On Tikopia

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Matt Fletcher
A man on the beach in a sarong, standing next to a boat
Klaus with Lapita Tikopia pulled high up the beach

The Finish Line

We made it. 4000 odd miles and we finally made it. In the end, with the winds against us we ran out of time and the boats split up. Lapita Anuta should be on Anuta by now and we arrived on Tikopia yesterday morning, coasting through the small gap in the reef with terribly light winds and a couple of people paddling. In the afternoon the stiff westerly breeze that repeated weather forecasts have promised finally arrived. Such is life.

A lake surrounded by trees and a beach
The lake at Tikopia from the beach. In 2003 Cyclone Zoe broke through into the lake. The rock-filled gabions were placed to seal the gap in the beach and make the lake fresh water again.

A Day Of Rest

By this time we had moved en masse into a house just behind the beach. But Sunday is definitely a day of rest on Tikopia and we took it seriously, lounging around the beach and catching up with the Edward, the chief, and some other old friends. In the evening some of the guys dived for lobster, which we BBQ'd outside our new home while Lapita Tikopia bobbed around safely close to shore.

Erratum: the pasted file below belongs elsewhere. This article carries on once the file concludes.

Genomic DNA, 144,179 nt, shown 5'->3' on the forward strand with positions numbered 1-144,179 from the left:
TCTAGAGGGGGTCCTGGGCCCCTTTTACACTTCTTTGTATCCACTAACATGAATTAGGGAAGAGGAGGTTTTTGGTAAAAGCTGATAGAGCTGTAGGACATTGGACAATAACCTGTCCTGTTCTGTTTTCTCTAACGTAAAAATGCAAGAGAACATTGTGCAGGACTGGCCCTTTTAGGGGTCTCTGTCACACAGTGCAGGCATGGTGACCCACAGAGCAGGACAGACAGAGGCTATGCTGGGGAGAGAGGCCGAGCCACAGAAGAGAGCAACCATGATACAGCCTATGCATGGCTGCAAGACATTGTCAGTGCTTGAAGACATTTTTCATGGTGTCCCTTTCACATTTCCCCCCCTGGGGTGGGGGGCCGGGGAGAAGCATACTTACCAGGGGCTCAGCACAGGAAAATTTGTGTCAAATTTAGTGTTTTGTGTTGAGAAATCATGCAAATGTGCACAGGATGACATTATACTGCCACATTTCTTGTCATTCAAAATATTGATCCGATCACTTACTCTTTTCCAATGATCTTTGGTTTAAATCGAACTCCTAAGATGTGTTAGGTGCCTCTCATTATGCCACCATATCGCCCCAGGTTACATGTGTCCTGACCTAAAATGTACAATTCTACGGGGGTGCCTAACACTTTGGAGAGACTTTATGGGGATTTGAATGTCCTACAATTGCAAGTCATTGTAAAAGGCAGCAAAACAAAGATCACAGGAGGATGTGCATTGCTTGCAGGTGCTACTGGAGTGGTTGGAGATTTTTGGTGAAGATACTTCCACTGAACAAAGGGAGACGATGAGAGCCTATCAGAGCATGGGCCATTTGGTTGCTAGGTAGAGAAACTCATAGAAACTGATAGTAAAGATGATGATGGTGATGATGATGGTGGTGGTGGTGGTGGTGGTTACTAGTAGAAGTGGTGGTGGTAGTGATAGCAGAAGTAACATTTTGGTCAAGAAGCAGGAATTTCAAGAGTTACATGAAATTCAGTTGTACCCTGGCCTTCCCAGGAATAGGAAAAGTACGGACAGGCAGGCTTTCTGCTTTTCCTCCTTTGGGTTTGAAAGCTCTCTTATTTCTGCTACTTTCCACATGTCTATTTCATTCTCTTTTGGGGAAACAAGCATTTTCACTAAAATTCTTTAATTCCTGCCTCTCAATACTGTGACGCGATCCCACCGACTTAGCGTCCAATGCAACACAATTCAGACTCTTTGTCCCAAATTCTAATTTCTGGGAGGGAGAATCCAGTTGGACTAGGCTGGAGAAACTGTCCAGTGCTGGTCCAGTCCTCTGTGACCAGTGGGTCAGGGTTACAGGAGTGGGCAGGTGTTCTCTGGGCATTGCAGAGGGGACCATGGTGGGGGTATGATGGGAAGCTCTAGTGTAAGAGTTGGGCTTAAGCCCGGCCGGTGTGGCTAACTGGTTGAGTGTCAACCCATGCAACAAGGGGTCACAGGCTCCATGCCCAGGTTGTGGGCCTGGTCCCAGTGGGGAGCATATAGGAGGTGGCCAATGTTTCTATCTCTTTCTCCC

Today we explored a little, climbing up the collapsed volcano for a view of the large freshwater lake on the eastern shore. It was quite a hike after 4.5 months sitting on a boat, but the view is something special.

An island from the distance against a sunset, viewed from the bow of a boat
Landfall at Tikopia
A lake surrounded by trees and shrubbery
The freshwater lake of Tikopia from the top of the volcano

Tomorrow the training of the Tikopian crews will begin and on Wednesday the boat will be blessed by a priest and we'll party. With luck in a week or so we'll be joined by Hanneke and crew, plus the Anutans she has been training to take charge of Lapita Anuta.

Four men in sarongs on the beach
The four Chiefs (Ariki) of Tikopia lead the ceremony for Lapita Tikopia
People relaxing in a beach house with low entrances
The crew and some locals gathered in the house. All houses in Tikopia have low entrances through which one has to crawl.

For us the journey is over, but I can't quite believe it. I'm still grinning like a Cheshire Cat. This trip will take some beating.

- Matt Fletcher

People on the beach wearing ceremonial mats, headdresses and body paint
Klaus in ceremonial mat and sacred Turmeric body paint